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Cervical Cancer Screening

Summary

The cervix is the lower part of the uterus, the place where a baby grows during pregnancy. Cancer screening is looking for cancer before you have any symptoms. Cancer found early may be easier to treat.

Cervical cancer screening is usually part of a woman's health checkup. There are two types of tests: the Pap test and the HPV test. For both, the doctor or nurse collects cells from the surface of the cervix. With the Pap test, the lab checks the sample for cancer cells or abnormal cells that could become cancer later. With the HPV test, the lab checks for HPV infection. HPV is a virus that spreads through sexual contact. It can sometimes lead to cancer. If your screening tests are abnormal, your doctor may do more tests, such as a biopsy.

Cervical cancer screening has risks. The results can sometimes be wrong, and you may have unnecessary follow-up tests. There are also benefits. Screening has been shown to decrease the number of deaths from cervical cancer. You and your doctor should discuss your risk for cervical cancer, the pros and cons of the screening tests, at what age to start being screened, and how often to be screened.

Start Here

  • Cervical Cancer Screening From the National Institutes of Health (National Cancer Institute) Also in Spanish
  • Get Screened for Cervical Cancer Easy-to-Read (Office of Disease Prevention and Health Promotion) Also in Spanish
  • HPV and Pap Test Results: Next Steps after an Abnormal Cervical Cancer Screening Test From the National Institutes of Health (National Cancer Institute) Also in Spanish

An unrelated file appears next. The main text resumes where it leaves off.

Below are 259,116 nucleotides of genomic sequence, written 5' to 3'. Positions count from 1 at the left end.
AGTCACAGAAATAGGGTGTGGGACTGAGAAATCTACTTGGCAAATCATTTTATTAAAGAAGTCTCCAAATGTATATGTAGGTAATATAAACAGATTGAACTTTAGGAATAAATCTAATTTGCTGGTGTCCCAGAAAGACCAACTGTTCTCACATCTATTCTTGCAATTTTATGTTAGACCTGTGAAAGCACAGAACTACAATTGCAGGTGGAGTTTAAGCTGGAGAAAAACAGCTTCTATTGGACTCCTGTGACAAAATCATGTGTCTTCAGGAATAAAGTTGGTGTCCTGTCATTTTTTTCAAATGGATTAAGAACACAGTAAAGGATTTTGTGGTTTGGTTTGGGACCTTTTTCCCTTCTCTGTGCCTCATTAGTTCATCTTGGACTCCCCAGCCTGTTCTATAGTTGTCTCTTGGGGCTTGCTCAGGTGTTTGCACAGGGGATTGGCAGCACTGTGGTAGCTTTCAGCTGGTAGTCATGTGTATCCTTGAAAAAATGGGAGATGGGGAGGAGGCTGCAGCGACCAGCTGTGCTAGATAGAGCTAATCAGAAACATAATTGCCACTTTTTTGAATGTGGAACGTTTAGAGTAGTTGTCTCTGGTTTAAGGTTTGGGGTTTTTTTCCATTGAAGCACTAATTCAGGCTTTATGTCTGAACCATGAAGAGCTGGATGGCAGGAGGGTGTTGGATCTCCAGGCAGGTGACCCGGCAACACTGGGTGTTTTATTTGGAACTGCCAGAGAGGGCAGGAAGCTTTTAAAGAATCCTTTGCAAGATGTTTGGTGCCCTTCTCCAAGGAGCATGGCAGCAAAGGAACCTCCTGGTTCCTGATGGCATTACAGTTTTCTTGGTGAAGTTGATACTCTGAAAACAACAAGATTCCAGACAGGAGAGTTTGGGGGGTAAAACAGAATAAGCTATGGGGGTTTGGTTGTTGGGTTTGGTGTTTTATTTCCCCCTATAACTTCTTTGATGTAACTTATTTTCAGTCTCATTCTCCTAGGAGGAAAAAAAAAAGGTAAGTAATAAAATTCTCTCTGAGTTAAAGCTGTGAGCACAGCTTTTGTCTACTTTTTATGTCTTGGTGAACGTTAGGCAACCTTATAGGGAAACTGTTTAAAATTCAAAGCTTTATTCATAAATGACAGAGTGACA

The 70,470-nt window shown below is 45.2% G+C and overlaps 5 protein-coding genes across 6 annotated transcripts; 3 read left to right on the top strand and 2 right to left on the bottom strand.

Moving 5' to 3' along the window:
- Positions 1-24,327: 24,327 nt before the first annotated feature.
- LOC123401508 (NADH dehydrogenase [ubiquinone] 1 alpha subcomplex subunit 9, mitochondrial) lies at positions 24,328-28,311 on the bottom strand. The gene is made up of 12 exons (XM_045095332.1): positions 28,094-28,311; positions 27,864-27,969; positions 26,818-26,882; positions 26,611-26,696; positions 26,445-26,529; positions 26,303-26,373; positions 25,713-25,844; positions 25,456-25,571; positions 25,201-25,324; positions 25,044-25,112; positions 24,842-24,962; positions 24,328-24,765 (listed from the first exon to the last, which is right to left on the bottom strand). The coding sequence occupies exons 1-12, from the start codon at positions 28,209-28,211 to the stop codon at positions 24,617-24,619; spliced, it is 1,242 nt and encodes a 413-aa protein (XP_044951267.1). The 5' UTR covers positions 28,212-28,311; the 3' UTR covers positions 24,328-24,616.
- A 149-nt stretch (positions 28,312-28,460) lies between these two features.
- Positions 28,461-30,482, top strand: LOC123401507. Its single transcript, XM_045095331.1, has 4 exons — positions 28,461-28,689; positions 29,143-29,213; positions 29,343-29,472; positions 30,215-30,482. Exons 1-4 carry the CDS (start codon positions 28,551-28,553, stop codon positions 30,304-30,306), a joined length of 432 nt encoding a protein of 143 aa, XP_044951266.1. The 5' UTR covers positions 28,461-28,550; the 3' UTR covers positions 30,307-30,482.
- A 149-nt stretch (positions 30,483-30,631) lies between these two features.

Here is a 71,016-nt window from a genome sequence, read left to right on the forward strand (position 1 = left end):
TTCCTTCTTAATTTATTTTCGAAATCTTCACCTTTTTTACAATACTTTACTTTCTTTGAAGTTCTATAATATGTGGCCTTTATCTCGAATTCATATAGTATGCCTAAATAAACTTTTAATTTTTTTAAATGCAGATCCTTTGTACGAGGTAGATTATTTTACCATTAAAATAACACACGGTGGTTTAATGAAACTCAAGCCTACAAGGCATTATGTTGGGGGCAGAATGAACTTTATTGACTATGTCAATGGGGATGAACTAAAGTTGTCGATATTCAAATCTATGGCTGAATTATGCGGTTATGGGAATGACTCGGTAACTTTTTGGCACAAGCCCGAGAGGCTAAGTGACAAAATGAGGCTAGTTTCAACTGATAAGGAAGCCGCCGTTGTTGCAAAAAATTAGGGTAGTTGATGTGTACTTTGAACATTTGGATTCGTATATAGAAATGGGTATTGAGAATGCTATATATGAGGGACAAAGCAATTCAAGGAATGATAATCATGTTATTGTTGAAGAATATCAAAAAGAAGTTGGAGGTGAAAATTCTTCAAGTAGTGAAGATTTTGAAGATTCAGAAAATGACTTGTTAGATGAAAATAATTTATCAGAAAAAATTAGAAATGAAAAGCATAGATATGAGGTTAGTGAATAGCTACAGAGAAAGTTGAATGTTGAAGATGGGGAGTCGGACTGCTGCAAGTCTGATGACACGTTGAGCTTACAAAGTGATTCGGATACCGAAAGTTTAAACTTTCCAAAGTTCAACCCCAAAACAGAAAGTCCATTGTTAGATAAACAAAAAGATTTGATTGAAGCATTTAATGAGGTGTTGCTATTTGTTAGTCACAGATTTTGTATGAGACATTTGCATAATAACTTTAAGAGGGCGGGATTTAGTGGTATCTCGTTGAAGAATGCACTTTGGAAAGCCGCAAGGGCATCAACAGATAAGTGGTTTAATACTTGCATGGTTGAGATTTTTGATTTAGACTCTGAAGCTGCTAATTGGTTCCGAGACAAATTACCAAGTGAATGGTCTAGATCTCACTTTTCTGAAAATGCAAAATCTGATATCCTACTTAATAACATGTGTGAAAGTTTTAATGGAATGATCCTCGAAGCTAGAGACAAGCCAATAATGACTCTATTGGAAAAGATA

• What Should I Know about Screening? (Centers for Disease Control and Prevention) Also in Spanish

Related Issues

  • I Had a Hysterectomy. Do I Still Need to See My Ob-Gyn? Do I Still Need Pap Tests? (American College of Obstetricians and Gynecologists)
  • Pap Smear: Do I Need One If I'm a Virgin? (Mayo Foundation for Medical Education and Research) Also in Spanish

Specifics

  • Colposcopy From the National Institutes of Health (National Library of Medicine) Also in Spanish
  • How to Interpret Abnormal Cervical Cancer Screening Results (American Academy of Family Physicians) Also in Spanish
  • Human Papillomavirus (HPV) Test From the National Institutes of Health (National Library of Medicine) Also in Spanish
  • Pap Smear From the National Institutes of Health (National Library of Medicine) Also in Spanish
  • Screening for Cervical Cancer (U.S. Preventive Services Task Force) - PDF

Images

  • Pap Test From the National Institutes of Health (National Cancer Institute)

Statistics and Research

  • FastStats: Pap Tests (National Center for Health Statistics)
  • Some Older Women Are Not Getting Recommended Cervical Cancer Screenings (Centers for Disease Control and Prevention)

Clinical Trials

  • ClinicalTrials.gov: Human Papillomavirus DNA Tests From the National Institutes of Health (National Institutes of Health)
  • ClinicalTrials.gov: Papanicolaou Test From the National Institutes of Health (National Institutes of Health)
  • ClinicalTrials.gov: Vaginal Smears From the National Institutes of Health (National Institutes of Health)

Journal Articles References and abstracts from MEDLINE/PubMed (National Library of Medicine)

  • Article: Self-sampling HPV DNA test for cervical cancer screening in Singapore: A...
  • Article: Merits and pitfalls of normal saline rehydrated air-dried cervical smears over...
  • Article: Comparative accuracy of cervical cancer screening strategies in healthy asymptomatic women:...
  • Cervical Cancer Screening -- see more articles

Reference Desk

  • Dictionary of Cancer Terms From the National Institutes of Health (National Cancer Institute) Also in Spanish

Find an Expert

  • American Cancer Society
  • Find a Cancer Doctor (American Society of Clinical Oncology)
  • National Breast and Cervical Cancer Early Detection Program (NBCCEDP): Find a Screening Provider Near You (Centers for Disease Control and Prevention)
  • National Cancer Institute From the National Institutes of Health Also in Spanish

Teenagers

  • Pap Smears (Nemours Foundation) Also in Spanish

Patient Handouts

The information on this site should not be used as a substitute for professional medical care or advice. Contact a health care provider if you have questions about your health.

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